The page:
Forgot to enter this one in on the Frameworks cal:

Sunday September 27 at 7pm
The earliest and only surviving work in Paul Sharits' filmography after a 
fairly successful attempt by Sharits to destroy all of his early efforts at 
filmmaking in "a rage of non-narrative commitment," Wintercourse  was 
fortunately rediscovered in 1985. Made while the filmmaker was a painting 
student at the University of Denver and close friends with Stan Brakhage, 
Wintercourse is heavily influenced by Brakhage's Wedlock House: An Intercourse 
(1959). Both films document the trials and tribulations of their previous 
marriages. With a light, lyrical style that stands in shocking contrast to 
later work, Wintercourse documents a relationship that is seemingly carefree 
yet full of apprehensions. Print courtesy of Canyon Cinema from a recent 
preservation by Anthology Film Archives, NY
US 1962, 16mm, b/w, silent, 12 min

Piece Mandala/End War

Originally made to be included in a program of antiwar films, Piece Mandala/End 
War occurs within Paul Sharits' period of what he referred to as his "mandala 
films," which are flicker films containing very rapidly shifting color frames 
intercut with black-and-white representational images. In this instance, still 
images of a lovemaking couple, flipping from left to right on the screen, 
create an erotic tension with the color frames in order to form "a 
meditational-visionary experience." In many ways, Piece Mandala/End War is very 
much a film of its time, of the Love Generation, with Sharits again making a 
film as a hopeful offering to humanity and his wife in what was a turbulent 
time in their marriage. Print courtesy of Anthology Film Archives, NY
US 1966, 16mm, color & b/w, 5 min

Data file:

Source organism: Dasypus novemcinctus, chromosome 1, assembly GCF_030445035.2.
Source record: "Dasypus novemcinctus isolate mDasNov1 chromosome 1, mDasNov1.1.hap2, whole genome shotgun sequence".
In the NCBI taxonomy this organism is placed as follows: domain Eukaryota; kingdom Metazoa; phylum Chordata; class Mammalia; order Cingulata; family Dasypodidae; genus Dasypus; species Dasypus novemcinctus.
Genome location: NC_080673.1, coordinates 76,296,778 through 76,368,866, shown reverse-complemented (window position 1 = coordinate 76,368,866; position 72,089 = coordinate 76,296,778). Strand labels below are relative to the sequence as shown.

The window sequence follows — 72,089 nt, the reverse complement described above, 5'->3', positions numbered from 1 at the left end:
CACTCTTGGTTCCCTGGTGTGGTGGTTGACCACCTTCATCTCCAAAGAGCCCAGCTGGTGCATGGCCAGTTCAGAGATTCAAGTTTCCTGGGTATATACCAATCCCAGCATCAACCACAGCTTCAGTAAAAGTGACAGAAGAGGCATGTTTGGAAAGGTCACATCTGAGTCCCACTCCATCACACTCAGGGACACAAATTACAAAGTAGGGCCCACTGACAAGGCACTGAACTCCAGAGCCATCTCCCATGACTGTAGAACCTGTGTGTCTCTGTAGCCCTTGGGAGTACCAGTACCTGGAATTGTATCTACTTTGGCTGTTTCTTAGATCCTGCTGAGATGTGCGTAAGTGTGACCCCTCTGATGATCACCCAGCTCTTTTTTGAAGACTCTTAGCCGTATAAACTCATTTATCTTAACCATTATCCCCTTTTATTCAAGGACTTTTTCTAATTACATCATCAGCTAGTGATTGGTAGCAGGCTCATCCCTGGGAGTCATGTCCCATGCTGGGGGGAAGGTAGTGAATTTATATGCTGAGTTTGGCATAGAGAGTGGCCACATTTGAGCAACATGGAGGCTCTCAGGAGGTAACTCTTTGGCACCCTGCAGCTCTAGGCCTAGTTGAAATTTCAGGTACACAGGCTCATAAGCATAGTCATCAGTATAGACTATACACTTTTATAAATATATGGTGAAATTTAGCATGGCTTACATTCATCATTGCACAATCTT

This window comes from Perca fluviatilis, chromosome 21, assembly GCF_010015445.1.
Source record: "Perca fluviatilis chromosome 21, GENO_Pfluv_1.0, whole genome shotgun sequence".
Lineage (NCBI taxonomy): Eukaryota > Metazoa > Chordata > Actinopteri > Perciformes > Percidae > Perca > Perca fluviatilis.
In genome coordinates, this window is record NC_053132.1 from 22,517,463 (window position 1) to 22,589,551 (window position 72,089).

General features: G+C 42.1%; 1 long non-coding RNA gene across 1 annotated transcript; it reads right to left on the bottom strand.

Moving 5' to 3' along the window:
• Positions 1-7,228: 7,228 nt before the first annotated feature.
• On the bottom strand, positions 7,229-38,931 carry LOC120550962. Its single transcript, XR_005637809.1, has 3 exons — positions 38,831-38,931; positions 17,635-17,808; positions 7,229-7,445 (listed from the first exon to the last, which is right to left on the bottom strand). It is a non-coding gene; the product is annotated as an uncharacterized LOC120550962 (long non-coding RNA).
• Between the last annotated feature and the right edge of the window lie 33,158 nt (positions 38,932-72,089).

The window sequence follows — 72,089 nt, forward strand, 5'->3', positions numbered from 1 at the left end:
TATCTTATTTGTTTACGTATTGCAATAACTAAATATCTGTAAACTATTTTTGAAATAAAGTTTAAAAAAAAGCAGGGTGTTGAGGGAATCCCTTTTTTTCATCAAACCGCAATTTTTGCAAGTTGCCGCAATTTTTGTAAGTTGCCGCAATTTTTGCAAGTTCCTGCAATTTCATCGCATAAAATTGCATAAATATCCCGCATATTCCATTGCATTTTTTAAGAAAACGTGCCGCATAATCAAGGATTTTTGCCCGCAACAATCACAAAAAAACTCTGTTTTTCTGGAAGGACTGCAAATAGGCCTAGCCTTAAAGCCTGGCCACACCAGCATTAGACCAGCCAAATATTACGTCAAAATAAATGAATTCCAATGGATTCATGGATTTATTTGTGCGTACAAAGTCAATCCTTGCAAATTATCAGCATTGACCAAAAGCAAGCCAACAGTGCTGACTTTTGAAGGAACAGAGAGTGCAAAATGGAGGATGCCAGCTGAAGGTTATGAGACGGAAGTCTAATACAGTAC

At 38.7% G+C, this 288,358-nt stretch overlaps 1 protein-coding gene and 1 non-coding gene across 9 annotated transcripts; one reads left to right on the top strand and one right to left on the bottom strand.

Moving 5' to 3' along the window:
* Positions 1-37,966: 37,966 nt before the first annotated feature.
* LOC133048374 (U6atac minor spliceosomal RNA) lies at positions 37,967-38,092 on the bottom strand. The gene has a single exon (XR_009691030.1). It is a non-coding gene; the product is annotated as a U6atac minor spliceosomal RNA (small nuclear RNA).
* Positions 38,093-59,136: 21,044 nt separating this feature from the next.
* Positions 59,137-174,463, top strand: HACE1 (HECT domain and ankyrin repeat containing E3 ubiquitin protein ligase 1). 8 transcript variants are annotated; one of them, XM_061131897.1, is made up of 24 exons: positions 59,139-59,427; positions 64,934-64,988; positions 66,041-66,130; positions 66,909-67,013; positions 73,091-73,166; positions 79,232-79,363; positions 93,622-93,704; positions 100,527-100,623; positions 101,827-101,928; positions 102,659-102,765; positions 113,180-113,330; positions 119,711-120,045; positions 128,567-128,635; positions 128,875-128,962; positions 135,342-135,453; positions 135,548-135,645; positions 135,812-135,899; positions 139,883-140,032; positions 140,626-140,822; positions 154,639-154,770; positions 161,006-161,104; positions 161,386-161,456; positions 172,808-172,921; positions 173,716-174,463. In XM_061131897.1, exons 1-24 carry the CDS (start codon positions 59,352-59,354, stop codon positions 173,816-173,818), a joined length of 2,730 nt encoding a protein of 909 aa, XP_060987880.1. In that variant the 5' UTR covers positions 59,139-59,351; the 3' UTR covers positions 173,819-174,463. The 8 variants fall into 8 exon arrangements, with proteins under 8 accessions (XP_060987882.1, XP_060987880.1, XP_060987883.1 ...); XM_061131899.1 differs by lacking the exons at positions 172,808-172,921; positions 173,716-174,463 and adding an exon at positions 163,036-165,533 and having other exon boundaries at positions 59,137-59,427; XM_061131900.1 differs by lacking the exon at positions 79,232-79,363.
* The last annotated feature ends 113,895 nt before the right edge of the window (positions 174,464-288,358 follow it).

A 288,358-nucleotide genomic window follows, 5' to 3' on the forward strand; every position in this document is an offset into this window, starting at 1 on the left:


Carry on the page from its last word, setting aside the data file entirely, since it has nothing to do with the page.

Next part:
Made in collaboration with poet David Franks, T,O,U,C,H,I,N,G uses flickering 
of pure color frames juxtaposed with positive and negative still images of 
Franks threatening to cut off his tongue with glitter-covered scissors and 
being scratched across the face by fingernails that leave a sparkling trail. 
Other rapidly alternating still images of eye surgery and a couple in the midst 
of intercourse are used to heighten the underlying violent, erotic and 
psychological undertones of the film and are recurrent themes that Sharits 
would repeatedly pursue in many of his films. The soundtrack is a continuous 
looped recording of Franks speaking the word "destroy" over the entire length 
of the film, which eventually becomes unrecognizable as it mutates in the 
viewer's ear into other words or phrases. The first of Sharits' mandala films 
to utilize sound in a powerful way, T,O,U,C,H,I,N,G  was an attempt by the 
filmmaker to reconnect and come to terms with both his mother's suicide and the 
birth of his son, events that would have a profound impact on his future films 
as well. Print courtesy of Canyon Cinema
US 1968, 16mm, color, 12 min

Razor Blades
A dual 16mm projection of side-by-side projected images, Razor Blades was the 
last work completed in Paul Sharits' mandala cycle of flicker films, an 
exploration of many of his recurrent fixations on the elements of the cosmos, 
birth, life, sexuality, suicide, death and rebirth. A rapid staccato siege of 
flickering still images, influenced by Sharits' involvement in Fluxus along 
with elements of Pop Art, appear and alternate in split-second succession. 
Fourteen loops are projected against each other on both projectors, with only 
the first and last loops repeating, thus ideally creating an infinite loop 
where "metric time is destroyed." A powerful and hypnotizing cacophony of 
competing sounds and images is unleashed, with occasional moments of 
synchronization. Referencing the tools used by filmmakers to edit their films, 
Razor Blades also reflects the trauma of the act on Sharits, who referred to 
the editing process and its effects as "love wounds."
US 1966, 16mm, color, 25 min

Brittany Gravely
Harvard Film Archive
24 Quincy Street
Cambridge, MA  02138
p 617-496-3211 / f 617-496-6750 / 
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